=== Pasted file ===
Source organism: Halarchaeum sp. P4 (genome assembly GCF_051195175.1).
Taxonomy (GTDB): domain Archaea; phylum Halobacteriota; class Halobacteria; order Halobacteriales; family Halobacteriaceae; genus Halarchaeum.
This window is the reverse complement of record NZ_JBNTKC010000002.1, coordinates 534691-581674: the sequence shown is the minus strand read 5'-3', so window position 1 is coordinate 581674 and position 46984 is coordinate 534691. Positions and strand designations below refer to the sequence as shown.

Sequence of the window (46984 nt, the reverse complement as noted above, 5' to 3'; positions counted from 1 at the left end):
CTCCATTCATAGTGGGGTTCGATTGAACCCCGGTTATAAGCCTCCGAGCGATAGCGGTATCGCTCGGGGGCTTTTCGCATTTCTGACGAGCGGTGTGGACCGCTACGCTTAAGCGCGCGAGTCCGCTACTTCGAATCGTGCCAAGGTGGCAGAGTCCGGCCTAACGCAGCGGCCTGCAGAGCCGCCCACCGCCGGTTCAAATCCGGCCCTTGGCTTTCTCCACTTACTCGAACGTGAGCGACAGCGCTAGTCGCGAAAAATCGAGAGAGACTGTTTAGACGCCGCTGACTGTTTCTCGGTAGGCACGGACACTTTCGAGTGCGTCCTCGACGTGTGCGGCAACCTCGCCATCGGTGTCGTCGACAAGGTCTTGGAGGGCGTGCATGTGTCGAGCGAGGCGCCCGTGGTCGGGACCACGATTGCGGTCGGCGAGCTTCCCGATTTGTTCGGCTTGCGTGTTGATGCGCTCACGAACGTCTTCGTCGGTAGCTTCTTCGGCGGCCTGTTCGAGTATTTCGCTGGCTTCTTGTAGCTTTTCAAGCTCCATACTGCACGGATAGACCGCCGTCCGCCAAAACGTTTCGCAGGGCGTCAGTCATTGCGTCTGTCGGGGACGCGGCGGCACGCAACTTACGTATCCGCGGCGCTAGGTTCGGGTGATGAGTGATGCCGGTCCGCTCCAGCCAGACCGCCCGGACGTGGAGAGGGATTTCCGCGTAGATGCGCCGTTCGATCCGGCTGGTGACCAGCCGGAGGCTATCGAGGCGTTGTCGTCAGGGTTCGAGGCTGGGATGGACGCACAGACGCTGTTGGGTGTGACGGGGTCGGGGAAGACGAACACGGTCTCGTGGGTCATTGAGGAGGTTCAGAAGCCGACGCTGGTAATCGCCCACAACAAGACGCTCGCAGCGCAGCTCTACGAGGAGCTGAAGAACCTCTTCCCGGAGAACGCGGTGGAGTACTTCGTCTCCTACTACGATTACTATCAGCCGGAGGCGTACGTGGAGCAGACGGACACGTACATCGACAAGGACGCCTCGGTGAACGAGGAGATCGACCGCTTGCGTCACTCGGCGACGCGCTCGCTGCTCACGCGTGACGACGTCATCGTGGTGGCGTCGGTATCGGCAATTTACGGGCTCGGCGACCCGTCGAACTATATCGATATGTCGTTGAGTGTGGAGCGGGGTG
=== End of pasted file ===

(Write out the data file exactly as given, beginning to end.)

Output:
Source organism: Halarchaeum sp. P4 (genome assembly GCF_051195175.1).
Taxonomy (GTDB): domain Archaea; phylum Halobacteriota; class Halobacteria; order Halobacteriales; family Halobacteriaceae; genus Halarchaeum.
This window is the reverse complement of record NZ_JBNTKC010000002.1, coordinates 534691-581674: the sequence shown is the minus strand read 5'-3', so window position 1 is coordinate 581674 and position 46984 is coordinate 534691. Positions and strand designations below refer to the sequence as shown.

Sequence of the window (46984 nt, the reverse complement as noted above, 5' to 3'; positions counted from 1 at the left end):
CTCCATTCATAGTGGGGTTCGATTGAACCCCGGTTATAAGCCTCCGAGCGATAGCGGTATCGCTCGGGGGCTTTTCGCATTTCTGACGAGCGGTGTGGACCGCTACGCTTAAGCGCGCGAGTCCGCTACTTCGAATCGTGCCAAGGTGGCAGAGTCCGGCCTAACGCAGCGGCCTGCAGAGCCGCCCACCGCCGGTTCAAATCCGGCCCTTGGCTTTCTCCACTTACTCGAACGTGAGCGACAGCGCTAGTCGCGAAAAATCGAGAGAGACTGTTTAGACGCCGCTGACTGTTTCTCGGTAGGCACGGACACTTTCGAGTGCGTCCTCGACGTGTGCGGCAACCTCGCCATCGGTGTCGTCGACAAGGTCTTGGAGGGCGTGCATGTGTCGAGCGAGGCGCCCGTGGTCGGGACCACGATTGCGGTCGGCGAGCTTCCCGATTTGTTCGGCTTGCGTGTTGATGCGCTCACGAACGTCTTCGTCGGTAGCTTCTTCGGCGGCCTGTTCGAGTATTTCGCTGGCTTCTTGTAGCTTTTCAAGCTCCATACTGCACGGATAGACCGCCGTCCGCCAAAACGTTTCGCAGGGCGTCAGTCATTGCGTCTGTCGGGGACGCGGCGGCACGCAACTTACGTATCCGCGGCGCTAGGTTCGGGTGATGAGTGATGCCGGTCCGCTCCAGCCAGACCGCCCGGACGTGGAGAGGGATTTCCGCGTAGATGCGCCGTTCGATCCGGCTGGTGACCAGCCGGAGGCTATCGAGGCGTTGTCGTCAGGGTTCGAGGCTGGGATGGACGCACAGACGCTGTTGGGTGTGACGGGGTCGGGGAAGACGAACACGGTCTCGTGGGTCATTGAGGAGGTTCAGAAGCCGACGCTGGTAATCGCCCACAACAAGACGCTCGCAGCGCAGCTCTACGAGGAGCTGAAGAACCTCTTCCCGGAGAACGCGGTGGAGTACTTCGTCTCCTACTACGATTACTATCAGCCGGAGGCGTACGTGGAGCAGACGGACACGTACATCGACAAGGACGCCTCGGTGAACGAGGAGATCGACCGCTTGCGTCACTCGGCGACGCGCTCGCTGCTCACGCGTGACGACGTCATCGTGGTGGCGTCGGTATCGGCAATTTACGGGCTCGGCGACCCGTCGAACTATATCGATATGTCGTTGAGTGTGGAGCGGGGTG